I have been at Presbytery for most of last week, which was why I was almost entirely absent from the blogging world. But I am back now, and ready to hit the saddle again. To start off with, I owe Doug a response. In the continuing debate about covenant theology, he has responded in this way (his words in block quotations, and my response underneath). This is from his blog post Obedience and Life, one of the comments.
Lane, it was apparent that we were not rejecting obedience because we insisted on it just a few sentences before the passage you quoted.
I don’t believe that I was saying that you were rejecting obedience (what FV’er does?). I was saying that you were rejecting any overlap between obedience and works, such that you could say that the CoW was based on grace, and that obedience was required, but works were not. I am challenging that assertion. More below under the discussion of Paul.
We distinguish between obedience and works because Paul does. In the Pauline vocabulary, deeds without faith is works. Deeds done in faith is obedience.
So, when Paul talks about justification being not by the works of the law, is he excluding all works done by faith or without faith, or is he only excluding some works? Is he excluding obedience from that? If so, then your distinction (I would say divorce) of works and obedience falls to the ground. It does not sound to me as if you are rejecting all works as being part of justification. What does the phrase “works of the law” mean? I argue that it means any and all works, whether done from faith or not. As such, it would certainly include everything under the label of obedience. Now, of course, Paul is talking about the CoG here, not the CoW. In the CoW, Adam would have been justified by works. Out of curiosity, what is your interpretation of Romans 2:13? Is this a statement that says that people will actually be justified on the final day by works, or does it mean “do this and live,” a hypothetical but realistically impossible schema (impossible because of sin)?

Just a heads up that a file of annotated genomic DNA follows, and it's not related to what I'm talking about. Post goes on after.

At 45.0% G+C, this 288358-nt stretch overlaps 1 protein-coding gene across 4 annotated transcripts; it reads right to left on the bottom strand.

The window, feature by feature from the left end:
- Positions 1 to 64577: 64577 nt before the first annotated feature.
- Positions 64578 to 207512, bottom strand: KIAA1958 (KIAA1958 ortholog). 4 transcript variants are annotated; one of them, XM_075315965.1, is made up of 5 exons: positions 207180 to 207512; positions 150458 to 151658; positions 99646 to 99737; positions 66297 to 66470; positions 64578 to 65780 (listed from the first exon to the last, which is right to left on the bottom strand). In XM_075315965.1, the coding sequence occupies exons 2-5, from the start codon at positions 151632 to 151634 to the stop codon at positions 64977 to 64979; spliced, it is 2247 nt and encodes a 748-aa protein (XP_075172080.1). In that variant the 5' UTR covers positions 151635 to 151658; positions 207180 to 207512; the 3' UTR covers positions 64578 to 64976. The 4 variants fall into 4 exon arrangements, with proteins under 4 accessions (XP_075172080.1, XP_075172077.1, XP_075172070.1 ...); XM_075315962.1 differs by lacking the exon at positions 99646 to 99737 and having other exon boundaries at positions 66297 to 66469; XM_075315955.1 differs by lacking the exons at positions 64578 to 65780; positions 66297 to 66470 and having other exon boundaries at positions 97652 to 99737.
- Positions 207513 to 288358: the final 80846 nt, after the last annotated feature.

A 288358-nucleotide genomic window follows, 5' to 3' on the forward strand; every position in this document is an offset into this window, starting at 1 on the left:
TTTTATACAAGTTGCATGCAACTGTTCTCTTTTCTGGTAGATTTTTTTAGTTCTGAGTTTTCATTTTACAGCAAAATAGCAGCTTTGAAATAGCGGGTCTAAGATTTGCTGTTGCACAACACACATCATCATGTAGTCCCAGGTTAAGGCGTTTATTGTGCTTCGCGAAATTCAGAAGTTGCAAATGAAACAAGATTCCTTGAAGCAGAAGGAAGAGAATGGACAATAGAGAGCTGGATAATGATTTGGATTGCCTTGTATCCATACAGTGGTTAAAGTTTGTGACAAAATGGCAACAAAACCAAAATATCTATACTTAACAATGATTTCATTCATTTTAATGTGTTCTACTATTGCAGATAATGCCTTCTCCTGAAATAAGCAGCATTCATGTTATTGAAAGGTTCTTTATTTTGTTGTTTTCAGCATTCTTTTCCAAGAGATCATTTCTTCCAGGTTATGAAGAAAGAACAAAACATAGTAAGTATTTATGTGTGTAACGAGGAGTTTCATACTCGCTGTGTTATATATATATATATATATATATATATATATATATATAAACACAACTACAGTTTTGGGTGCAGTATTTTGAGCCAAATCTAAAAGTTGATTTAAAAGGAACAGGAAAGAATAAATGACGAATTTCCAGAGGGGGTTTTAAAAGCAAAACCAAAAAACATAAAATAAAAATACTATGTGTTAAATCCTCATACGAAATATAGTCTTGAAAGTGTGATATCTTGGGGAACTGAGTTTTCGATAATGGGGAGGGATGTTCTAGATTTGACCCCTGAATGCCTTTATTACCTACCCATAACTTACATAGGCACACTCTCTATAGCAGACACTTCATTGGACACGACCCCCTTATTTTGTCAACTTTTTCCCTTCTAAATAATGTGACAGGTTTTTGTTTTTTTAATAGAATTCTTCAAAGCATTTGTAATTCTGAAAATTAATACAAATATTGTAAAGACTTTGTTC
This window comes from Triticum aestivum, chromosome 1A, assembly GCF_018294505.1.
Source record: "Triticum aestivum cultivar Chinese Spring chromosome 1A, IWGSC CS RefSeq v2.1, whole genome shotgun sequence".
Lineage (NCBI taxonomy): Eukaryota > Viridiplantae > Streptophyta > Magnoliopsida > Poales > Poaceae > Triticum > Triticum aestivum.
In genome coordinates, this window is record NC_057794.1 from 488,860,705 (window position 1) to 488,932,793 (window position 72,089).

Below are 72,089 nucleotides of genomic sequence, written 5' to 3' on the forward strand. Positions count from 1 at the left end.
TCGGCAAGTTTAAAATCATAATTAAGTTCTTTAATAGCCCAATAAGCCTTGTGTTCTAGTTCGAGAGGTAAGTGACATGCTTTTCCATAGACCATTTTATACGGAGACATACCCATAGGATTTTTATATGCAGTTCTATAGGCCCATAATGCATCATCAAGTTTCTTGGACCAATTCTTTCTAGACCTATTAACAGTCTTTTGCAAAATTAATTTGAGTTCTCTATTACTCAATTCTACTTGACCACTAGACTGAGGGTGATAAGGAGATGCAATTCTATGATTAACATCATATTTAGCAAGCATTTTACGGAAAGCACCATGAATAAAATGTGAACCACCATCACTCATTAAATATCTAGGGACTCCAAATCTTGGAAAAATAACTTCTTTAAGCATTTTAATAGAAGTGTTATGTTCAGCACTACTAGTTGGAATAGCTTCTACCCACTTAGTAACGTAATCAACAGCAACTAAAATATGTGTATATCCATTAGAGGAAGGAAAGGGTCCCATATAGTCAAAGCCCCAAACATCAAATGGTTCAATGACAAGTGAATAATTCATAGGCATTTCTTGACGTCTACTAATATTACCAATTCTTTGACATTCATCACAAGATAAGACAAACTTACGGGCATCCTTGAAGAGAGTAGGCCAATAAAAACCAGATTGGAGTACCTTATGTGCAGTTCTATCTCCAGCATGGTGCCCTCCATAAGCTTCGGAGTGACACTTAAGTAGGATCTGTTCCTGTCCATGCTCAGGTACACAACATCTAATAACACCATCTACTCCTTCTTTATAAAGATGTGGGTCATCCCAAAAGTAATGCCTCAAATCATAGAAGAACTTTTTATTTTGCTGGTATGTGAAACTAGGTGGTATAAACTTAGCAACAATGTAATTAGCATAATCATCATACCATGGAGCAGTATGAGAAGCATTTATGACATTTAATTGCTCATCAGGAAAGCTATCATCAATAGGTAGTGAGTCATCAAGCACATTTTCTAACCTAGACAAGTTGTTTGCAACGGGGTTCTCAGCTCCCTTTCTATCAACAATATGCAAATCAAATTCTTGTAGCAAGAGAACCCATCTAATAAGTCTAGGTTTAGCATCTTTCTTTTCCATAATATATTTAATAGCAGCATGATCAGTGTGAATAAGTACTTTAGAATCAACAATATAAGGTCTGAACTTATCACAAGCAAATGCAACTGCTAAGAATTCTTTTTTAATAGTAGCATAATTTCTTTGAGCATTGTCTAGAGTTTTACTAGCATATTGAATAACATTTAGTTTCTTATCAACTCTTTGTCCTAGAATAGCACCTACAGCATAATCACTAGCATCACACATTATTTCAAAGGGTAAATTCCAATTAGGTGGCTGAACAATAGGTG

We are bi-covenantal if we believe there are two covenants. This we believe, holding the covenants have with different terms and different promises, but with the same gracious God as the other party to the covenant. You are saying that we cannot be bi-covenantal unless we believe that the two covenants are radically different in nature. But you can’t find that in the Confession, which is why numerous Reformed theologians agree with us that the “covenant of works” was gracious.
The confession says that the principle of Adam’s obtaining eternal life was obedience, and in no way is that true of the CoG. That is a radical difference, if you ask me.